‘Passion and hard work’ helps to overcome challenges

Working in agriculture has its challenges, but after 27 years in the industry, Cornish farmer Gayle Bersey says she wouldn’t want to do anything else. We spoke to Gayle to find out more about her varied career.

“I love everything about farming,” says Gayle Bersey, beef and sheep farmer from Looe, Cornwall. “I love being outside in all weathers and I like the difference you can make. I couldn’t see me doing anything else.”

Gayle started farming in her own right aged just 19 following her parents’ decision to retire early due to her father’s ill health. Taking on the full 400-acre tenant farm wasn’t viable for Gayle, but she was able to keep 28 acres when the family gave notice on the rest of their rented land.

It enabled Gayle to keep eight Aberdeen Angus females from the herd founded by her parents in the 1960s. Then some years later she decided to start a flock of Hampshire Down sheep, following in her grandfather’s footsteps with the breed.

“At that point my daughter was 10 and the cattle were too big for her to handle so by having sheep it was a way for her to be involved.” Over the years Gayle has held other roles alongside the farm. She currently milks cows on a neighbouring farm and works for a local egg producer. And if that wasn’t enough, she is also secretary of the Hampshire Down Breeders Association, works as an auctioneer’s clerk at two local livestock markets and is a cattle judge. “Variety is definitely the spice of life,” Gayle says.

A welcome return to shows

Previously Gayle worked on the Aberdeen Angus Society’s Youth Development Programme which involved developing opportunities for young people, a role she particularly enjoyed.

Gayle is looking forward to returning to the show ring this year and has been invited to judge the Young Handler classes at the Balmoral Show in September. One of her last engagements before Covid-related show cancellations was judging the Aberdeen Angus breed club herd competition in Northern Ireland, a particular highlight of her judging experience.

Another highlight of Gayle’s career so far was when her homebred bull Lyhner Valley Elveiseliha was placed third in his class at Stirling Bull Sales. “My farm is run on a very low input system. I don’t house my cattle much or push them on, so to do well against herds run under very different systems was quite a big thing for me.”

Like many involved in showing she has missed it hugely during the pandemic. “Showing is a very social thing and as well as giving you the opportunity of seeing your cattle and sheep alongside others, it’s also useful to promote what you do.”

Women do face additional challenges in the farming industry but nothing that can’t be overcome with ‘passion and hard work’ she says.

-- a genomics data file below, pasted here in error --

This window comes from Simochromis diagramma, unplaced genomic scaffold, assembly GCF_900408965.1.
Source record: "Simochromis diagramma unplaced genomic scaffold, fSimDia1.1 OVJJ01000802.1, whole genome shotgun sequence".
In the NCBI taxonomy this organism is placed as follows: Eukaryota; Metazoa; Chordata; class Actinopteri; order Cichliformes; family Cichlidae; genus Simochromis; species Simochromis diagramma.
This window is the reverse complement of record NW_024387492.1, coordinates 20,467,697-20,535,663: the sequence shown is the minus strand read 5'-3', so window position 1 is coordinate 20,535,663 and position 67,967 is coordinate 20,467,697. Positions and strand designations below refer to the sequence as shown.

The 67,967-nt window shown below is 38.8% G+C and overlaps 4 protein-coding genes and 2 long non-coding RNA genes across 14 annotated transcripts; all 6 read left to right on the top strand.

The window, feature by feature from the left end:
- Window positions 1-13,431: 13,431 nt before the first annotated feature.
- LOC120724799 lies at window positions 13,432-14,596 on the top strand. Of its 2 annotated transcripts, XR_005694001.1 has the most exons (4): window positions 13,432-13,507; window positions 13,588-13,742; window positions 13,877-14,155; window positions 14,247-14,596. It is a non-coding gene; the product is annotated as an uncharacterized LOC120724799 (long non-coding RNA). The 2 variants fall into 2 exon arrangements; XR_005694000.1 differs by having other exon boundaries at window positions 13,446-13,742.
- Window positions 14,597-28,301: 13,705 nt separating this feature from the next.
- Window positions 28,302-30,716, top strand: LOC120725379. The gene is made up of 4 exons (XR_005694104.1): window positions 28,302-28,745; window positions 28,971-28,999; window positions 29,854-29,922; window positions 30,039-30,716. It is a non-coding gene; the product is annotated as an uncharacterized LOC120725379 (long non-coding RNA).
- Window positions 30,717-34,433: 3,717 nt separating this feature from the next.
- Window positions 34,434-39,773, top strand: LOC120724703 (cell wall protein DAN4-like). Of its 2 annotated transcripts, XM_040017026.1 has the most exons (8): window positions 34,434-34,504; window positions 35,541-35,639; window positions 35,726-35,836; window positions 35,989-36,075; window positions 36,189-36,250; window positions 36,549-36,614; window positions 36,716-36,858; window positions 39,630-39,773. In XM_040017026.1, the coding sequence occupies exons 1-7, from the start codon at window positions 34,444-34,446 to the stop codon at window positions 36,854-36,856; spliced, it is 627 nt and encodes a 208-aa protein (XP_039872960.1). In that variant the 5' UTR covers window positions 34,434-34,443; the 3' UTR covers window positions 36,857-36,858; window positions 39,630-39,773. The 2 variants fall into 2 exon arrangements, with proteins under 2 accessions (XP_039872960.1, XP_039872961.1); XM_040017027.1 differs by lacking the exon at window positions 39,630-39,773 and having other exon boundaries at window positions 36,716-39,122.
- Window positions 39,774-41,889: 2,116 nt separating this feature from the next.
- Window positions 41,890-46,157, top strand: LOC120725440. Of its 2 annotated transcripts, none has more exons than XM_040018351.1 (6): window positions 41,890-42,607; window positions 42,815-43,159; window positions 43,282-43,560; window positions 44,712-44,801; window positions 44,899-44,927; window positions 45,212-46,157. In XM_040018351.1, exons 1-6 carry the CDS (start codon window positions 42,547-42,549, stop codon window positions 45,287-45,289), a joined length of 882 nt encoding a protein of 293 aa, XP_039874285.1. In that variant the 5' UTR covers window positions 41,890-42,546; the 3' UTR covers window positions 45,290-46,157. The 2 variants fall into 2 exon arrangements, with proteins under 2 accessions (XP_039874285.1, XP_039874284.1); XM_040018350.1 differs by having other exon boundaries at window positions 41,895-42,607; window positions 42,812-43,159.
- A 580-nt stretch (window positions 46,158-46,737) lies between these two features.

“Whether male or female, you need to be confident in your ability so others have confidence in you. I’m reasonably strong but will never have the same strength as a man, so I’ve had to think of smart ways to solve problems.”

More women in agriculture and more opportunities

While there have always been many women involved in family farming businesses, Gayle recognises there are more new entrants now. “Women play a massive role in many farming businesses, but 20 years ago there were very few who went off to work for someone else.

“Now I am seeing far more young women getting into farming and people are giving them opportunities.”

Many of the challenges for women entering the industry are the same for men, she says. “It’s also hard for people from a town or city background to become involved, but whatever the challenges I believe if you put in the hard work you will succeed.”

“Farming is massively hard work with huge ups and huge downs. You need to be passionate about it.”

The squeeze on incomes continues to test all farmers too. “I probably work more hours now but make the same amount of money as I did when I started 27 years ago.

“Lamb and beef prices have increased in the last 18 months, and it is about time we got a more realistic price. But with input costs continuing to increase it hasn’t translated to a huge amount of extra income.”

Newer challenges include tackling public perception. “There are massive misconceptions of farmers and farming, and we need to go the extra mile to challenge them.”

Plenty of support for getting into farming

Gayle advises anyone looking to join the industry to find organisations that can help. Young Farmers clubs and breed societies provide opportunities to gain skills and confidence while also meeting new people with similar interests.

As well as the educational benefits of going to agricultural college it also offers great opportunities to network, she adds. “I didn’t go to college but was keen my daughter went as it’s a great way to build up a good network.”

Gayle was named ‘Best Woman in Farming’ in the Cornish Farm Business Awards 2018 and while she was proud of that achievement she would love to be recognised alongside male farmers. “It is really nice to be recognised for things I have done, but I’d rather it was a best beef farmer award. I don’t like to think I am any different to my neighbours because I’m a woman and don’t want to be treated differently.”


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Farmers are currently seeing the biggest changes in agriculture for more than 50 years. As a mutual insurer, we’ve stood by South West farmers since 1903 and through our Future Farming Programme, we are helping our Members and the wider farming community navigate the changes ahead in this transformative time. 

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